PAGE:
Local agencies host visit by Ethiopian-Israeli activists

Kess Samai Elias is a soft-spoken man. His command of the English language is limited, but during a visit to the area last week, this did not hinder his expressions of gratitude for the MetroWest community.

Elias is a case manager for Operation Atzmaut, a program to help Ethiopian families in Rishon Letzion better integrate into Israeli society. Atzmaut is a joint project of United Jewish Communities of MetroWest NJ, the Joint Distribution Committee-Israel, the municipality of Rishon Letzion, and local Ethiopian leadership.

Elias was part of a seven-person Operation Atzmaut delegation from Rishon – a “sister city” to UJC MetroWest – that came to New Jersey recently to spread the word about their program and observe the workings of local Jewish agencies.

Delegation members spent last week visiting Jewish day and afternoon schools, agencies, and senior centers. Wherever they visited, they wanted their hosts to understand how the work supported by UJC MetroWest has helped so many in Israel.

“When I see what the American-Jewish community is doing to help [Ethiopian immigrants], I want to say ‘Thank you,'” Elias said. “The Ethiopian community wants to live like other Israelis. They want to have families; they want to live a regular life.”

With Marcelle Klahr, a senior international relations associate with the JDC serving as the visitor’s translator, Elias smiled as he called the group’s visit “excellent.”

“As I learn more about the NJ Jewish community, I think there is a common point with the community in Ethiopia. First of all, the Jews here all seem connected. People are in different streams of Judaism, but the common attitude is that…they all have religion as a common factor. In Israel, you have religious people and irreligious people; you don’t have that here,” he said.


“The other thing that’s really impressed me is how people are really working together to support the local community, but also to support communities that live abroad: in Israel and around the world. When do they have time to work for themselves if they’re involved in all this volunteer activity?” Elias wondered. “It makes me very happy to see this.”

He said the concept of a lay leadership is growing in Israel but is nowhere near what the visitors have seen during their trip to New Jersey.

There are about 110,000 Ethiopians currently in Israel, Klahr said, with more arriving at the rate of about 300 a month.

“The Ethiopian community, through its integration and aliya, has gone through a crisis,” Elias said. It was a situation he knew of first-hand. He came to Israel 18 years ago, knowing “not a word of Hebrew.” He his wife, Mazal – also from Ethiopia – have three daughters.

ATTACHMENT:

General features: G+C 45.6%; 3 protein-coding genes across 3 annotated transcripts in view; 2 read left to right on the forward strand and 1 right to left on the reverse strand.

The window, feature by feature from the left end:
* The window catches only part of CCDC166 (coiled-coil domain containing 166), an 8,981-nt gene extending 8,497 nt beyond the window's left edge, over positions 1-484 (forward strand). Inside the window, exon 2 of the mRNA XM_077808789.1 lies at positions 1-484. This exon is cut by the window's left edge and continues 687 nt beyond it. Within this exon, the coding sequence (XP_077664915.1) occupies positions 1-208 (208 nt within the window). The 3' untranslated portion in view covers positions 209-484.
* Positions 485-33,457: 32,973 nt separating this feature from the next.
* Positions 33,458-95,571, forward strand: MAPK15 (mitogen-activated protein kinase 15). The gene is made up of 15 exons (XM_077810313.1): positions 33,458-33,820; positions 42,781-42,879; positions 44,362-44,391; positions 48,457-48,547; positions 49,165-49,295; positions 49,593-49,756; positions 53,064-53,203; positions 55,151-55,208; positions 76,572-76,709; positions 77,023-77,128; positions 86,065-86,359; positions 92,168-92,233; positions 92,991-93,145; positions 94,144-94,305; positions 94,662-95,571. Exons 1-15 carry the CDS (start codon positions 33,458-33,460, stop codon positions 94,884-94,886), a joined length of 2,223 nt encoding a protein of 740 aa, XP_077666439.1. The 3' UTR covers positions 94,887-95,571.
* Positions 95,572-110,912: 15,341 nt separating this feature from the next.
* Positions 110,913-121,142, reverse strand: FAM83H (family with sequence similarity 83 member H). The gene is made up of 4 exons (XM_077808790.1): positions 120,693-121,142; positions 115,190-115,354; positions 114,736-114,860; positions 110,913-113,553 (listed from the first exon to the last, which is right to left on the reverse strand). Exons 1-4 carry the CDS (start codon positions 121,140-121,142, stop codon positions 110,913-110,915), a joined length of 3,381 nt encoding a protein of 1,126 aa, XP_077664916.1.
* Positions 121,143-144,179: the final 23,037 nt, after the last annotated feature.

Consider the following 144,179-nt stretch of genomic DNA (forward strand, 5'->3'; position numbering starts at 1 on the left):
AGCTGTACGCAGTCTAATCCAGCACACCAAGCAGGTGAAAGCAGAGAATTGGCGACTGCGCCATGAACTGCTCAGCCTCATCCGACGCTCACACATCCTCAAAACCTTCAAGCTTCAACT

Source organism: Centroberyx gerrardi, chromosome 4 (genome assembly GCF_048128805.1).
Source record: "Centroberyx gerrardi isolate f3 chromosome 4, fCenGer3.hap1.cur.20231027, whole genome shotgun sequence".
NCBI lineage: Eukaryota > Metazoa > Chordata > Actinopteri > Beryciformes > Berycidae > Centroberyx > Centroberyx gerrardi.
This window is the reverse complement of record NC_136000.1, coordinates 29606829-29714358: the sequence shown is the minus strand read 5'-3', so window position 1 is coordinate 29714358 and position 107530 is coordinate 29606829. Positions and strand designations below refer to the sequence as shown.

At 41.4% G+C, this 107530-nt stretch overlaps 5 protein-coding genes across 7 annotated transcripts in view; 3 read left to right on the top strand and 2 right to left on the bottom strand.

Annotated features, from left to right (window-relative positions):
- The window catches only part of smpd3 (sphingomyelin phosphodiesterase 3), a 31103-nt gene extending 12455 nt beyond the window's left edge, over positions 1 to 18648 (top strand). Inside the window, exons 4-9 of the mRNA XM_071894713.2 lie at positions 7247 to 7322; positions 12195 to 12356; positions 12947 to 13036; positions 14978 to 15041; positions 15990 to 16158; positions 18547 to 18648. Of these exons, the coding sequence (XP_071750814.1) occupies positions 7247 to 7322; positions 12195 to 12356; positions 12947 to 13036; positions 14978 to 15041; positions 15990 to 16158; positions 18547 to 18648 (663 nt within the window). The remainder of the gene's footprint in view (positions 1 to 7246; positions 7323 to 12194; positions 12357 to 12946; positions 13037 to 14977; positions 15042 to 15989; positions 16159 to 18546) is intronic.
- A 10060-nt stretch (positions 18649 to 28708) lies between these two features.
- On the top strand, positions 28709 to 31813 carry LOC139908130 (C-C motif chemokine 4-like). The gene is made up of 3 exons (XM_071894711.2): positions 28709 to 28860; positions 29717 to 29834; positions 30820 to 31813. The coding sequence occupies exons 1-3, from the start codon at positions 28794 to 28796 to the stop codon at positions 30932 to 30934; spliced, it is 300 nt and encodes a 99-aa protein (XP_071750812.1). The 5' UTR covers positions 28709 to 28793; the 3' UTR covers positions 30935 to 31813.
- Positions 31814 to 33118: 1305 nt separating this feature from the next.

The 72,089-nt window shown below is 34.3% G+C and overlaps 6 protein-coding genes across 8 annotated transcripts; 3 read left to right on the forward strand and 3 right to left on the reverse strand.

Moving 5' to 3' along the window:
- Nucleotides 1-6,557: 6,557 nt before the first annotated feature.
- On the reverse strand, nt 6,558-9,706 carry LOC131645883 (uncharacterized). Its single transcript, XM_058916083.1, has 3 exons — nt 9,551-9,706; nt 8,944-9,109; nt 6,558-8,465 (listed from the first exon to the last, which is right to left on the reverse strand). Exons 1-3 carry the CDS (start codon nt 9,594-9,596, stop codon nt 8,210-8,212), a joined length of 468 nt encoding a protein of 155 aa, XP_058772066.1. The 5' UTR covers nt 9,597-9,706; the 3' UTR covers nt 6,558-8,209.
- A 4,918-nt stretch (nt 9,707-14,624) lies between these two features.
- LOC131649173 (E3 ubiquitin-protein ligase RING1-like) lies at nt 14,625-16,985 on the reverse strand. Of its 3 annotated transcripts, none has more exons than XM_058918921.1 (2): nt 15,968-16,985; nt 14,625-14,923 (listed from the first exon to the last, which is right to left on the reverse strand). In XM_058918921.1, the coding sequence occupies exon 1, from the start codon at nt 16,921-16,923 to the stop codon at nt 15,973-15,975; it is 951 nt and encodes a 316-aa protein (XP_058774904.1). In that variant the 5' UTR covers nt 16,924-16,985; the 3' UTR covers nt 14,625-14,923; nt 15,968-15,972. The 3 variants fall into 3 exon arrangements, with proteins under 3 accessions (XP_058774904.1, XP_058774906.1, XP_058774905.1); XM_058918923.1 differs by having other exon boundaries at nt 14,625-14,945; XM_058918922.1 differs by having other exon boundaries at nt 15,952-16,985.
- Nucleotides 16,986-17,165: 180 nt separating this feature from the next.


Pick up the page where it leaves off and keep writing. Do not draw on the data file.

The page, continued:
In April, Elias was ordained a kess, the Ethiopian equivalent of a rabbi, following in the path of his father, who was a well-known kess in Ethiopia before immigrating to Israel. When he passed away few years ago, the son began the arduous process, receiving his ordination shortly before embarking for the U.S. trip in a ceremony held in the Ethiopian synagogue in the Ramat Eliyahu section of Rishon. More than 300 people attended.

Delegates from a national UJC Young Leadership Division mission, including 15 participants from MetroWest, attended a portion of the ceremony during their visit to Rishon Letzion that day.

There were fewer than 50 kessim in Israel, Elias said, but 11 more were recently ordained. He believes their relative youth and the fact that they have grown up in the Jewish state allows them “greater ability to connect between Ethiopians and Israeli society.”

Elias’ local visit included tours of the offices of the Jewish Vocational Service of MetroWest in East Orange and the Oliver Street School in Newark (where Elias said the students were surprised to learn that there are black Jews). Members of the group also took part in the May 2 Yom Ha’atzmaut celebration held at the Alex Aidekman Family Jewish Community Campus in Whippany.

Over the course of the mission, Elias was impressed by the American-Jewish community’s philosophy of looking out for all its neighbors.

“For me a real revelation has been the way the community has pulled together… At JVS, for example, where you have non-Jewish immigrants…benefiting from the Jewish community.” It was an example of assistance to individuals outside the Jewish community he found “touching.”

Operation Atzmaut currently works with 82 families in three areas: finding employment, education, and household management. A lot of Ethiopians are struggling to break into the Israeli workforce, Klahr said. “They come from agricultural backgrounds. They don’t necessarily have educations, never mind academic or professional educations, and they don’t have a skill set. This lowers their self-confidence and motivation. They’re simply afraid.”

She compared Atzmaut’s work with that of JVS. “What the project does is to teach them Hebrew and other skills to get a job and keep that job. There’s a lot of commonality between what’re we’re doing and what JVS is doing.”

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